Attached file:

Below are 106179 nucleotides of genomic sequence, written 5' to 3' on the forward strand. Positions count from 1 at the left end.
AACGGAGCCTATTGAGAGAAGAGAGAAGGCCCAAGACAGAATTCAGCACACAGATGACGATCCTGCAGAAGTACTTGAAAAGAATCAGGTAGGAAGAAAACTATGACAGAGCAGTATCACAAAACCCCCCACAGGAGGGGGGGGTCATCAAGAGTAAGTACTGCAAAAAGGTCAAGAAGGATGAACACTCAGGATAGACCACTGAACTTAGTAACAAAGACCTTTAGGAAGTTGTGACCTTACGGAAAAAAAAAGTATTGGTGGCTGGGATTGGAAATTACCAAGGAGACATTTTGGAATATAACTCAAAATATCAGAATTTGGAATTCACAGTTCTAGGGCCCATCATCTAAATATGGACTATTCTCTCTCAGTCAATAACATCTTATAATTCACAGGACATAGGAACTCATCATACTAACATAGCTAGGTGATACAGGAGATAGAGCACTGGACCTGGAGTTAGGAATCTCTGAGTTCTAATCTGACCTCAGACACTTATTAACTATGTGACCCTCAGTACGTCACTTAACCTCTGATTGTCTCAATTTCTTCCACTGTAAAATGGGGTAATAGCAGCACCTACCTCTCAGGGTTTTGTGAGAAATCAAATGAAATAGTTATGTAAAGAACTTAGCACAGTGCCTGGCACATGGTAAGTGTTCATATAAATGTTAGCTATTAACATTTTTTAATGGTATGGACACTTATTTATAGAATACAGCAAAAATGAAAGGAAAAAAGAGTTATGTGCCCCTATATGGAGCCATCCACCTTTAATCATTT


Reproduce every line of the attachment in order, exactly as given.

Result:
Below are 106179 nucleotides of genomic sequence, written 5' to 3' on the forward strand. Positions count from 1 at the left end.
AACGGAGCCTATTGAGAGAAGAGAGAAGGCCCAAGACAGAATTCAGCACACAGATGACGATCCTGCAGAAGTACTTGAAAAGAATCAGGTAGGAAGAAAACTATGACAGAGCAGTATCACAAAACCCCCCACAGGAGGGGGGGGTCATCAAGAGTAAGTACTGCAAAAAGGTCAAGAAGGATGAACACTCAGGATAGACCACTGAACTTAGTAACAAAGACCTTTAGGAAGTTGTGACCTTACGGAAAAAAAAAGTATTGGTGGCTGGGATTGGAAATTACCAAGGAGACATTTTGGAATATAACTCAAAATATCAGAATTTGGAATTCACAGTTCTAGGGCCCATCATCTAAATATGGACTATTCTCTCTCAGTCAATAACATCTTATAATTCACAGGACATAGGAACTCATCATACTAACATAGCTAGGTGATACAGGAGATAGAGCACTGGACCTGGAGTTAGGAATCTCTGAGTTCTAATCTGACCTCAGACACTTATTAACTATGTGACCCTCAGTACGTCACTTAACCTCTGATTGTCTCAATTTCTTCCACTGTAAAATGGGGTAATAGCAGCACCTACCTCTCAGGGTTTTGTGAGAAATCAAATGAAATAGTTATGTAAAGAACTTAGCACAGTGCCTGGCACATGGTAAGTGTTCATATAAATGTTAGCTATTAACATTTTTTAATGGTATGGACACTTATTTATAGAATACAGCAAAAATGAAAGGAAAAAAGAGTTATGTGCCCCTATATGGAGCCATCCACCTTTAATCATTT